The next time Big Ten Conference officials and school administrators meet, a prime topic of discussion is expected to focus on the football championship game that will debut in 2011.
The first title game will be played indoors at Lucas Oil Stadium in Indianapolis and provide the climax to the first season with 12 members — in case you forgot, Nebraska is joining the fun starting in 2011-12 — and two six-team divisions.
What Big Ten officials are trying to decide is how the championship game will evolve after next season. University of Wisconsin athletic director Barry Alvarez recently outlined the primary questions related to that process.
"Do we need to be inside? Do we need to be in one spot? Do we need to move it around?" he said.
Playing indoors or outside? The league is considering both throughout the Big Ten footprint. Other indoor possibilities include Ford Field in Detroit and the Metrodome in Minneapolis. Possible outdoor sites include Lambeau Field in Green Bay, Soldier Field in Chicago and Cleveland Browns Stadium.
Play in one location or move the game around? During a recent meeting of the UW Athletic Board, chairman Walter Dickey said the Big Ten is looking at the possibility of packaging the championship game with the men's and women's basketball tournaments and assigning them to the same site.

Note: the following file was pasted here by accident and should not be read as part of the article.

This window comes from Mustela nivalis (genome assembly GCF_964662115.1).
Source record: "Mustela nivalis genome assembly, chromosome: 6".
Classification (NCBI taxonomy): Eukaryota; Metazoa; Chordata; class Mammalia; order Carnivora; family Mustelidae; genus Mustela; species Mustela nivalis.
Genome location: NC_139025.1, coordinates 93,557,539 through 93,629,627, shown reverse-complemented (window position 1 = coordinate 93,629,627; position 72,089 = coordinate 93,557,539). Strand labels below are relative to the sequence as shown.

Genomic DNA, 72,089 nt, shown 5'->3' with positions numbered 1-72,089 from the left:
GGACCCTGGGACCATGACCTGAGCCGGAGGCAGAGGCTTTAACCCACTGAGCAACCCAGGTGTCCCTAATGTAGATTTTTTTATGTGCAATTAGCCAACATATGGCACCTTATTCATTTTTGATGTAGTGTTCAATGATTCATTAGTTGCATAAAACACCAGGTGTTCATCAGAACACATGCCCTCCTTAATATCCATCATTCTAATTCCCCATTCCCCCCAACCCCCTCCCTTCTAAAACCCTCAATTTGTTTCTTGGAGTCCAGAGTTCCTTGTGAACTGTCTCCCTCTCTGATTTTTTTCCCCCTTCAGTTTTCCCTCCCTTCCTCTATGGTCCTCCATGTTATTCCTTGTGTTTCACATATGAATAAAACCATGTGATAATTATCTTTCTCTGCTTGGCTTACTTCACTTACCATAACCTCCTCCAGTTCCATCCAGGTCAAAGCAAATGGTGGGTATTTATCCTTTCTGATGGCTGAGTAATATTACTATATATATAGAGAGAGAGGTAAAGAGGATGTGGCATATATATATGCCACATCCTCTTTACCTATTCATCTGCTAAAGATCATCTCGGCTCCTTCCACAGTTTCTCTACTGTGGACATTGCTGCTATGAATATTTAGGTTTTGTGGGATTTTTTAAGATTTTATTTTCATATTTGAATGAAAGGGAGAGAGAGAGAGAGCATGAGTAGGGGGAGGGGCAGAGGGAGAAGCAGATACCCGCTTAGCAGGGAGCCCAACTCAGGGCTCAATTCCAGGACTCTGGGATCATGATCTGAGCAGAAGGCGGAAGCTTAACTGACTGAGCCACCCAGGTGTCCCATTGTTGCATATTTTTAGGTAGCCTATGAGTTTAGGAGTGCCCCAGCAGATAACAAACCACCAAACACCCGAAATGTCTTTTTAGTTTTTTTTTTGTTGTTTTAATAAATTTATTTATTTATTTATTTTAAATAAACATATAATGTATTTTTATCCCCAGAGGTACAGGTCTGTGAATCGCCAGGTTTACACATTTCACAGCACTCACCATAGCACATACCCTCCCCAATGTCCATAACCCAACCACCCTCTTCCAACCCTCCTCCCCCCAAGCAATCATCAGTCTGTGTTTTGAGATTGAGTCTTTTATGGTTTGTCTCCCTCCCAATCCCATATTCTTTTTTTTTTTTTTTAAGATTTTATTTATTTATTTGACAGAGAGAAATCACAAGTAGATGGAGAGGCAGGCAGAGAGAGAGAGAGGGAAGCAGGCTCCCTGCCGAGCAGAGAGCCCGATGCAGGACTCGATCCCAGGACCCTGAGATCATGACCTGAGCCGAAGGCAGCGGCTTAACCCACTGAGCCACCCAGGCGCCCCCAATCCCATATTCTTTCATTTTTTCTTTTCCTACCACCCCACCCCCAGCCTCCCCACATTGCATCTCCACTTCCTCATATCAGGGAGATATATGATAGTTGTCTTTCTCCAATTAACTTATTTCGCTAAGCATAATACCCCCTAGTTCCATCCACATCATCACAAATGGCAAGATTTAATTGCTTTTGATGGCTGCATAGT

If that happens, Indianapolis and Chicago would figure to get long looks because they've hosted Big Ten basketball tournaments in the past and have prominent football stadiums available.
Alvarez said he hasn't devoted a lot of thought to the those questions, but he's inclined to play the football championship game indoors.
"My initial reaction is (at) that time of year, why roll the dice that you might have a really bad day and affect your crowd and play on the field?" he said. "I would want the best team that we have represent us and I wouldn't want the weather to be a factor.
"I know traditionalists (say) that football's meant to be played outside, but no one said you have to be uncomfortable to play this game. No one has said you have to play in bad conditions when you have the opportunity to play in good conditions.
"That's my first inclination," Alvarez said, "but I'm willing to listen."
Many regard the Big Ten title race a four-team affair. What kind of competition did unbeaten Michigan State and once-beaten UW, Ohio State and Iowa face during their non-conference schedules?
The cumulative record of Michigan State's opponents thus far is 10-19 (.345). UW and Ohio State are at 7-22 (.241) and 12-18 (.400), respectively, while Iowa sits at 12-19 (.387).
None of the non-league opponents for Michigan State and UW has a winning record.
Feeling left out
A good way to measure the quality of a season is the number of times a team has shown up among the Big Ten players of the week.
One end of the spectrum: Michigan State has 11, UW six and Ohio State five.
The other end: Last-place Minnesota has zero.
Game of the week
No. 5 Michigan State at No. 18 Iowa, 2:30 p.m. Saturday, Ch. 27
If the unbeaten Spartans are going to get knocked off their perch, this would seem to be the last prime moment. The Hawkeyes can vault themselves into the thick of the race with a win knowing they also have once-beaten Ohio State at home Nov. 20. But can Iowa regain its balance after a 31-30 gut-punch loss to the Badgers at home last week?